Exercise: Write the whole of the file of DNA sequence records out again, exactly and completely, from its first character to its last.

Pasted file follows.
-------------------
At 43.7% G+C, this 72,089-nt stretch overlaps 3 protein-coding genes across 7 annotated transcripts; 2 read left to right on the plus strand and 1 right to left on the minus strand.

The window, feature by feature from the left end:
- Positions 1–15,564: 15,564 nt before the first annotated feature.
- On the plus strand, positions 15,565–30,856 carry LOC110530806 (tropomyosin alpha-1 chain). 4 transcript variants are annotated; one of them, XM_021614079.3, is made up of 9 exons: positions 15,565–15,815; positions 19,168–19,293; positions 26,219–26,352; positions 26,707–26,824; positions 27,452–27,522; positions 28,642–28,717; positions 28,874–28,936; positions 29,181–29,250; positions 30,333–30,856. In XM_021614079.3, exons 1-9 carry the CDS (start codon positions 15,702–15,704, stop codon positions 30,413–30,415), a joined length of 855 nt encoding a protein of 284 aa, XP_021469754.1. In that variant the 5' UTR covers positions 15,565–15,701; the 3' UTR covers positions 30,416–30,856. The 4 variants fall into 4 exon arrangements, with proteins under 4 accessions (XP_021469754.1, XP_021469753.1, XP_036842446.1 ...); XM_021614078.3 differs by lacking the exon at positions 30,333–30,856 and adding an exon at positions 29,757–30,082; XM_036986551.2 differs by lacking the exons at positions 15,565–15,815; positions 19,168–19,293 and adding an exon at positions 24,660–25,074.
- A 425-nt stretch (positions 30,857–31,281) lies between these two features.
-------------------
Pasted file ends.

At 43.7% G+C, this 72,089-nt stretch overlaps 3 protein-coding genes across 7 annotated transcripts; 2 read left to right on the plus strand and 1 right to left on the minus strand.

The window, feature by feature from the left end:
- Positions 1–15,564: 15,564 nt before the first annotated feature.
- On the plus strand, positions 15,565–30,856 carry LOC110530806 (tropomyosin alpha-1 chain). 4 transcript variants are annotated; one of them, XM_021614079.3, is made up of 9 exons: positions 15,565–15,815; positions 19,168–19,293; positions 26,219–26,352; positions 26,707–26,824; positions 27,452–27,522; positions 28,642–28,717; positions 28,874–28,936; positions 29,181–29,250; positions 30,333–30,856. In XM_021614079.3, exons 1-9 carry the CDS (start codon positions 15,702–15,704, stop codon positions 30,413–30,415), a joined length of 855 nt encoding a protein of 284 aa, XP_021469754.1. In that variant the 5' UTR covers positions 15,565–15,701; the 3' UTR covers positions 30,416–30,856. The 4 variants fall into 4 exon arrangements, with proteins under 4 accessions (XP_021469754.1, XP_021469753.1, XP_036842446.1 ...); XM_021614078.3 differs by lacking the exon at positions 30,333–30,856 and adding an exon at positions 29,757–30,082; XM_036986551.2 differs by lacking the exons at positions 15,565–15,815; positions 19,168–19,293 and adding an exon at positions 24,660–25,074.
- A 425-nt stretch (positions 30,857–31,281) lies between these two features.